Post Authored By: Laura Wibberley
The United States Supreme Court recently denied review of a COVID-19 vaccine mandate that was found to be constitutional by the Seventh Circuit. Indiana University issued a vaccine policy requiring all students, faculty, and staff members to be fully vaccinated against COVID-19 prior to returning to campus. Klaassen v. Trustees of Indiana University, No. 21-2326 (August 2, 2021). There were exceptions that could apply, including religious and medical reasons. However, students and faculty members that were exempt were required to wear masks and be tested for COVID-19 two times per week. Eight students filed suit against the University seeking injunctive relief arguing that the vaccine mandate violated the Due Process Clause of the Fourteenth Amendment. The District Court in Indiana denied the student’s motion for a preliminary injection and the students appealed.
The opinion for United States Court of Appeals for the Seventh Circuit was authored by Judge Easterbrook finding that the vaccine mandate was lawful. The Court largely relied upon Jacobson v. Massachusetts, 197 U.S. 11 (1905) which held that a state may require members of its population to obtain the smallpox vaccination. The Court highlighted that the Jacobson case sustained a vaccine requirement that did not even have exceptions in place unlike the present vaccine mandate for Indiana University which allowed for medical and religious exemptions. Further, Indiana University did not require each and every individual to be vaccinated against COVID-19 whereas the vaccine requirement in Jacobson strictly required all adults to be vaccinated. Here, the students and faculty at Indiana University who refused to obtain the vaccination were free to attend another university. The Court also reasoned that vaccine mandates are already common in higher university settings, including those against tetanus, varicella, meningitis, among others. The Court overall noted that the vaccine mandate had a legitimate purpose to ensure the safety of the students and staff and prevent the spread of COVID-19 on the campus.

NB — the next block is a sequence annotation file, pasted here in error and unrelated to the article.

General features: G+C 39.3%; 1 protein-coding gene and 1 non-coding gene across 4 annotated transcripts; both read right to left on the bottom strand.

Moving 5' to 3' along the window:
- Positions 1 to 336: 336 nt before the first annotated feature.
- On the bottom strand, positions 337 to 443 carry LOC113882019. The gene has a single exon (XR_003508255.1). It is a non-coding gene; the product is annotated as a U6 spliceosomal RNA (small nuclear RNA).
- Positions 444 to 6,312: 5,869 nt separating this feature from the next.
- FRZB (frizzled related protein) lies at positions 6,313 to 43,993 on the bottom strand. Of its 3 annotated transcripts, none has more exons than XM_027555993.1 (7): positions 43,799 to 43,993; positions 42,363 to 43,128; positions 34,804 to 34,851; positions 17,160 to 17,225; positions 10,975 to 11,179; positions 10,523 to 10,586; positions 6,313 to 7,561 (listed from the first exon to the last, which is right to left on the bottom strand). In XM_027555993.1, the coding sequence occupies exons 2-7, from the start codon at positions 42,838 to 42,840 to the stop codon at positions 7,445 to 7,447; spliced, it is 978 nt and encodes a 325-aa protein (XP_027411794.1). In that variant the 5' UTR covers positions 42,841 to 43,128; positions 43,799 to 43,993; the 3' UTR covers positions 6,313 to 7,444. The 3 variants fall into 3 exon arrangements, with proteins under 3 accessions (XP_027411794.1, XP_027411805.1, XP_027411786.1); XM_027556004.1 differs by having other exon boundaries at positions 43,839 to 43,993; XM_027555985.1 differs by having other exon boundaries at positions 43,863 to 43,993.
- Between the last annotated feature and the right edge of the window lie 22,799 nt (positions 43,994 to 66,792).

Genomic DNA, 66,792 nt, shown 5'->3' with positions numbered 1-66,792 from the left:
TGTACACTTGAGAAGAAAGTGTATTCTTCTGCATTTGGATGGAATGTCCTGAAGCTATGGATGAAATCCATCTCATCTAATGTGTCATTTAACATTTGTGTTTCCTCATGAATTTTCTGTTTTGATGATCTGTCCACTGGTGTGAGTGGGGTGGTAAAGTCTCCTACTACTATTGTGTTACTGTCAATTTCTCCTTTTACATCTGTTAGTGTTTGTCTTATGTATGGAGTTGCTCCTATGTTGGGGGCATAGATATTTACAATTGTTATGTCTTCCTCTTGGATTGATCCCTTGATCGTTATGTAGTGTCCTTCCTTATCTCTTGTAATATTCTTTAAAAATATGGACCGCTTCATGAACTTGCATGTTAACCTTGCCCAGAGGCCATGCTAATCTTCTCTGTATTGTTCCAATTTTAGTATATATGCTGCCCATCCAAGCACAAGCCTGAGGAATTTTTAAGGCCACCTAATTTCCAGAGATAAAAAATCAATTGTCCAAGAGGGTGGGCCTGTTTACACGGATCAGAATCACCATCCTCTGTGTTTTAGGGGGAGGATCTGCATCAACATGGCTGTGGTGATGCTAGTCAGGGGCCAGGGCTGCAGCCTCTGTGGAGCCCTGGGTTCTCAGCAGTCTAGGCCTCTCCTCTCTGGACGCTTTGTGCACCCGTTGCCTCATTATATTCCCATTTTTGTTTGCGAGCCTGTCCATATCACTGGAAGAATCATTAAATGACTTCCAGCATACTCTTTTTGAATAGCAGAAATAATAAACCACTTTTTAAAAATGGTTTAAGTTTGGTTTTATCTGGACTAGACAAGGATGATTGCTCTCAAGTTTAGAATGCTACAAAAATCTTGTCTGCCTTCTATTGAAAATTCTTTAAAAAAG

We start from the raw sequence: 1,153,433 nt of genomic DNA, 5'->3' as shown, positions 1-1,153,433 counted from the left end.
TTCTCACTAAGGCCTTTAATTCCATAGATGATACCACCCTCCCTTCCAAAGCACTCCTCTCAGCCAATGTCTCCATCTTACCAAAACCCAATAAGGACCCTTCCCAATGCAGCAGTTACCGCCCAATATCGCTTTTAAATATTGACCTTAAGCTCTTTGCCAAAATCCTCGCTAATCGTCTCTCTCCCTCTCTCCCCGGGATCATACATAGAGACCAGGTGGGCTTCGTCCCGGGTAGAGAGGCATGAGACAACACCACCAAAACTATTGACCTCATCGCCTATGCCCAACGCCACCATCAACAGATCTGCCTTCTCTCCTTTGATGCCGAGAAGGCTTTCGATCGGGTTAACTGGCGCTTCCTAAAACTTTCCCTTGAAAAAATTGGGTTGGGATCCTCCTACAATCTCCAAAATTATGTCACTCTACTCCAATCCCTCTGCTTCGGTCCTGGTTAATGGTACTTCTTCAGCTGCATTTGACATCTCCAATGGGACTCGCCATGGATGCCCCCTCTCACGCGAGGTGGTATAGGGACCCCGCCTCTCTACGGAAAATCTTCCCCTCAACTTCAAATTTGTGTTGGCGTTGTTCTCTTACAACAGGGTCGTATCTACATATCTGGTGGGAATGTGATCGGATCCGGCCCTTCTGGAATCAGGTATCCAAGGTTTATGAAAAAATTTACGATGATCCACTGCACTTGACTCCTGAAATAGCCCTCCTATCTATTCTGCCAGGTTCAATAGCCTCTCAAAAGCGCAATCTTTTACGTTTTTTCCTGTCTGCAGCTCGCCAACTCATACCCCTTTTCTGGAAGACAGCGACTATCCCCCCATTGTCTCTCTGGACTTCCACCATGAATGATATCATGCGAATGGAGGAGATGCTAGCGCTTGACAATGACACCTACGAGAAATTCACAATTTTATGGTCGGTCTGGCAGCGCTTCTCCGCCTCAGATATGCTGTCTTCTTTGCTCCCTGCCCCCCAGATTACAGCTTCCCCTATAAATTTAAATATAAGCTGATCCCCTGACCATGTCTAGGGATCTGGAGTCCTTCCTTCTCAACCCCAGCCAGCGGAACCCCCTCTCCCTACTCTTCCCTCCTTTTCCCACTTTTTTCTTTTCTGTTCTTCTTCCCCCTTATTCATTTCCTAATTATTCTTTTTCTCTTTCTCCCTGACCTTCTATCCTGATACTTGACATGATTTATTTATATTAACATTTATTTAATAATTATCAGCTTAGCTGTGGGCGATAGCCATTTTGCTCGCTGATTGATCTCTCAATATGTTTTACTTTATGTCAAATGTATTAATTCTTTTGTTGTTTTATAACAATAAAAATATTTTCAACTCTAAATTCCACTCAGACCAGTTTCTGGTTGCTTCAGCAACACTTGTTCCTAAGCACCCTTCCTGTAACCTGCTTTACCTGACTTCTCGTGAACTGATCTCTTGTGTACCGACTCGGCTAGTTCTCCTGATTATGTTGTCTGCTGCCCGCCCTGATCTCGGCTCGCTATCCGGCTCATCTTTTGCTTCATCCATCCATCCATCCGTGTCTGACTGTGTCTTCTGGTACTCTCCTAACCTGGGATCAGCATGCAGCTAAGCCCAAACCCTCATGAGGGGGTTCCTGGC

The students appealed to the United States Supreme Court seeking review on whether heightened scrutiny applied to the vaccine mandate in violation of the student’s constitutional rights to bodily integrity and autonomy and medical choice. However, on August 12, 2021, the Honorable Justice Barrett denied the application for review. Thus, Indiana University’s vaccine mandate was allowed to remain in effect.
As a result of these rulings, we can except to see more of these COVID-19 vaccine mandates. Further, on August 23, 2021, the U.S. Food and Drug Administration fully approved the first COVID-19 vaccine. These are both key achievements for public health and will hopefully act to instill greater confidence in the American public to obtain the vaccine and make advancements to end the COVID-19 pandemic.
About the Author:
Laura Wibberley practices in general litigation with a concentration in the area of medical negligence with the privilege of serving in the defense of hospitals, physicians, nurses, and other healthcare providers. She also serves in the defense of long-term care facilities and assisted living facilities. In order to achieve early and favorable results, Laura is involved in pre-litigation investigations. She has also assisted with presentations at health care facilities designed to educate practitioners on challenges and concerns in the context of litigation. Laura Wibberley graduated Valedictorian and summa cum laude from The John Marshall Law School.